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In Python you can do something like:

with open('filename') as f, something_else(f) as thing:
    do_thing(thing)

and it will do the open bit, then the something_else bit. When the block exits it will "dispose" it in reverse order.

Right now I've got some C# code like this:

using (var cmd = new DB2Command(...)){
    using (var rdr = cmd.ExecuteReader()){
        // Magic super-duper-top-secret-code-here
    }
}

Is there any way that I can combine cmd and rdr into one using statement?

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3 Answers 3

up vote 4 down vote accepted

You can only do this if the two objects share the same type, and they aren't here.

Note that there's no need for you to use braces on the outer using, and the code looks cleaner without it:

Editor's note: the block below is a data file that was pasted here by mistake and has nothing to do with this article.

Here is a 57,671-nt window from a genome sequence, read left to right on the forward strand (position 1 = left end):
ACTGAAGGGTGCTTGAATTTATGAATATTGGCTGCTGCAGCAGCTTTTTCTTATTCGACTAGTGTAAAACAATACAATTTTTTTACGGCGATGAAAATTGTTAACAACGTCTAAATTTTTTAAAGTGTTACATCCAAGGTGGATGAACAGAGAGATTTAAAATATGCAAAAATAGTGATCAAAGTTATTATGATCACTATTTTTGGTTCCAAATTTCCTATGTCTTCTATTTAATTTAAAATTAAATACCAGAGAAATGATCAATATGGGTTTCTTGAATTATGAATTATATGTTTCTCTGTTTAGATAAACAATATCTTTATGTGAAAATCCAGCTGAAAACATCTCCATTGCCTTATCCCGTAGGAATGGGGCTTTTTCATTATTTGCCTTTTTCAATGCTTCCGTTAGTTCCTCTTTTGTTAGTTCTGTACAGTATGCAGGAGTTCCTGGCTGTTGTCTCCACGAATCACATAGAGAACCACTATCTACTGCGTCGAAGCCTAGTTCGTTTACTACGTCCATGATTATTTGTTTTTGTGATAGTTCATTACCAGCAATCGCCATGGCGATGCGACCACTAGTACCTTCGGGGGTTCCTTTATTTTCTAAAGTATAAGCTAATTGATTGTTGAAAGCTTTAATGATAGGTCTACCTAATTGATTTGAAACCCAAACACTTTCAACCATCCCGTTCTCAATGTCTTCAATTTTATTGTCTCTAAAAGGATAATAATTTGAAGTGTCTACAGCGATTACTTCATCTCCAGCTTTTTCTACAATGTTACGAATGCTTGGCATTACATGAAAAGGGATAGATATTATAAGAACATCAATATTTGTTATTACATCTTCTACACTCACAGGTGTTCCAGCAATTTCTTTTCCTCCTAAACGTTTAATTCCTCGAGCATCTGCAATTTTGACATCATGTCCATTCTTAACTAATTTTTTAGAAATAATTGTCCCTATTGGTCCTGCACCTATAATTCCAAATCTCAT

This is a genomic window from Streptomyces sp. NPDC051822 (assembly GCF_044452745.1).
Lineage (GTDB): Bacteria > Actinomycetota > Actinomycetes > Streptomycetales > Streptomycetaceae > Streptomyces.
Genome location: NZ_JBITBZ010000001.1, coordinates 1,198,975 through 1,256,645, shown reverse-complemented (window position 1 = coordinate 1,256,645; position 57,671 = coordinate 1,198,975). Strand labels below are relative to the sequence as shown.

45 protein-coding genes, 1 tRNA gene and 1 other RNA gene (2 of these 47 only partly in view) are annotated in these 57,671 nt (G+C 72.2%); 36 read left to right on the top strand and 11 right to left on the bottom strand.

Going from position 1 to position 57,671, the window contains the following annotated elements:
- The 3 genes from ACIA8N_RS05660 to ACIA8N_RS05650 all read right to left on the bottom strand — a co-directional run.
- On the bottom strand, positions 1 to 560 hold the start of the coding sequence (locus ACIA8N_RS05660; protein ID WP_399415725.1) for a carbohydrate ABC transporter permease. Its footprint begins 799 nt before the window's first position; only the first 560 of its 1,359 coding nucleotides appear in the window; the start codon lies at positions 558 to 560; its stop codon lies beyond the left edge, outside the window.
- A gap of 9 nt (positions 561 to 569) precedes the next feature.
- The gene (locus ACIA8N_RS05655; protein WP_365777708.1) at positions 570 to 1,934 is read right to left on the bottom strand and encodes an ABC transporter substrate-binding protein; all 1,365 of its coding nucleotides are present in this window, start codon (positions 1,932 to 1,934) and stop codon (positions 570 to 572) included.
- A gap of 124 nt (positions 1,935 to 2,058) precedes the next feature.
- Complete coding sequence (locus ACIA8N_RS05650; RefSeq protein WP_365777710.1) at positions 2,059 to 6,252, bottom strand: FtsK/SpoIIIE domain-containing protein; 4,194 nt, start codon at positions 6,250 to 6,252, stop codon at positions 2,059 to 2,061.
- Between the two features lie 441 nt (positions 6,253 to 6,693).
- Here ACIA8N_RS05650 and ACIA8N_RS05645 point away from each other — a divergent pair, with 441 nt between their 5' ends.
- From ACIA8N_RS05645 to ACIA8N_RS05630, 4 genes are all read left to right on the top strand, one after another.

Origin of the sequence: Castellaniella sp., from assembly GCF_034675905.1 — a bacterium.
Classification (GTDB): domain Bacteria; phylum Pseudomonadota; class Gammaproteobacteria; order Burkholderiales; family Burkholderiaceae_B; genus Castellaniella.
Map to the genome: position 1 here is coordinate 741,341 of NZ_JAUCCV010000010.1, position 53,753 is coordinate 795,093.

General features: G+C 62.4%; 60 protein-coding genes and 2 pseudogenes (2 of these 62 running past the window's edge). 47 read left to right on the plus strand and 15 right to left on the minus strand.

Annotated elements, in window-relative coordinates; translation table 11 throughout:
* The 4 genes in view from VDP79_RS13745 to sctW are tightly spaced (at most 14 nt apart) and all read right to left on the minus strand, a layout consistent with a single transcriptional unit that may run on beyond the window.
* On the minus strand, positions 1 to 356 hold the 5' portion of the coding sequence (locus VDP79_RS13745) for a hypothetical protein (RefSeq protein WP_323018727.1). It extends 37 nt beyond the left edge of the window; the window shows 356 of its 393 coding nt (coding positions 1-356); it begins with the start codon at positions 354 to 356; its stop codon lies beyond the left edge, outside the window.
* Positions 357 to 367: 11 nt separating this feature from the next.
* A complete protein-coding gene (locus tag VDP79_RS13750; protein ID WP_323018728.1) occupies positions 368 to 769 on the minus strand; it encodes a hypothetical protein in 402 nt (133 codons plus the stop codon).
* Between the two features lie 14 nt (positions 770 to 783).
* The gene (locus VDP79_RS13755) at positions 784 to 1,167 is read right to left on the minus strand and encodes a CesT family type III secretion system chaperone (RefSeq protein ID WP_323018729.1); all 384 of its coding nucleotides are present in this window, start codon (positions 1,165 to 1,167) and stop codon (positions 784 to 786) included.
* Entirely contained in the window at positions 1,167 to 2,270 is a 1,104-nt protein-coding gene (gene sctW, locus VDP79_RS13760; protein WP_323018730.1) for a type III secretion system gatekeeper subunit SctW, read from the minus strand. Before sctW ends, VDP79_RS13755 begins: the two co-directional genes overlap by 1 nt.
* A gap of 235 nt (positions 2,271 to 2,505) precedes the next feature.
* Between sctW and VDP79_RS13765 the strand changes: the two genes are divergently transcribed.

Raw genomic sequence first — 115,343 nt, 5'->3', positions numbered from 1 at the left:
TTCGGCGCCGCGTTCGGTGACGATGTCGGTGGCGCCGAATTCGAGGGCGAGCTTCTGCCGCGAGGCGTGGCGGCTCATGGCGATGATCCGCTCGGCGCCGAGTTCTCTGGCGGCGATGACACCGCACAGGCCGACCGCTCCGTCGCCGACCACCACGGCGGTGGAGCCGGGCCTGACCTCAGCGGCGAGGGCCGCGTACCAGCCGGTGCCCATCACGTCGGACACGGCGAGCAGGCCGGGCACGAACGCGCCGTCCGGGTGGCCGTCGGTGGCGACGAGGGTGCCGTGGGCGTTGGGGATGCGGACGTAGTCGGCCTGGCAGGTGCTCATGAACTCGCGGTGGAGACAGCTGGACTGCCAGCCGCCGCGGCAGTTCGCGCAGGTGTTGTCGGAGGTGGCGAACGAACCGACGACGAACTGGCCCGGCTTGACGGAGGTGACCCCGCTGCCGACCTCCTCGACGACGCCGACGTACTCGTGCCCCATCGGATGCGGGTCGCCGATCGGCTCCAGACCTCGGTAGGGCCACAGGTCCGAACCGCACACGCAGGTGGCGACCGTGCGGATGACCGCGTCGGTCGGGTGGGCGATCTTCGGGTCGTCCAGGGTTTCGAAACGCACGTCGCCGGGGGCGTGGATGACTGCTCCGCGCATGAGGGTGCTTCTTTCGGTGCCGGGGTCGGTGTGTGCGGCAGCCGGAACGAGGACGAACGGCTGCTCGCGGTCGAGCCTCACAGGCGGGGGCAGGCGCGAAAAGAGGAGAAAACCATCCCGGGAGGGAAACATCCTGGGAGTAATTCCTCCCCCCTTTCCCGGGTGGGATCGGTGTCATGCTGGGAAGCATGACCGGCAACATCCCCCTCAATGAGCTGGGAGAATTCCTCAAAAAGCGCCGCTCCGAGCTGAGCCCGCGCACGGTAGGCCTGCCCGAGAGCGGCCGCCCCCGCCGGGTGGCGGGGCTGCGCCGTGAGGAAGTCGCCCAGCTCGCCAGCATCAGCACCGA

using (var cmd = new DB2Command(...))
using (var rdr = cmd.ExecuteReader())
{
    // Magic super-duper-top-secret-code-here
}

If the objects are both of the same type you can do this:

using(FileStream stream1 = File.Open("", FileMode.Open)
    , stream2 = File.Open("", FileMode.Open))
{
}
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Great minds think alike ;-) +1 –  Steven Jan 16 '13 at 15:44
    
@Steven It's a widely used pattern. –  Servy Jan 16 '13 at 15:45
    
wouldn't you prefer to be a great mind? ;-) –  Steven Jan 16 '13 at 22:26

So i'll try something not using using...

    public void processDisposables<T1, T2>(T1 type1, T2 type2, Action<T1, T2> action)
        where T1: IDisposable
        where T2: IDisposable {

            try {
                action(type1, type2);
            } finally {
                type1.Dispose();
                type2.Dispose();
            }
    }

and it's usage:

    processDisposables(new MemoryStream(), new StringReader("Frank Borland is 112"), (m, s) => {
        m.Seek(0, SeekOrigin.End);
        // other stuff with IDisposables
    });
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You can do this:

using (var cmd = new DB2Command(...))
using (var rdr = cmd.ExecuteReader())
{
    // Magic super-duper-top-secret-code-here
}

That's the best it will get.

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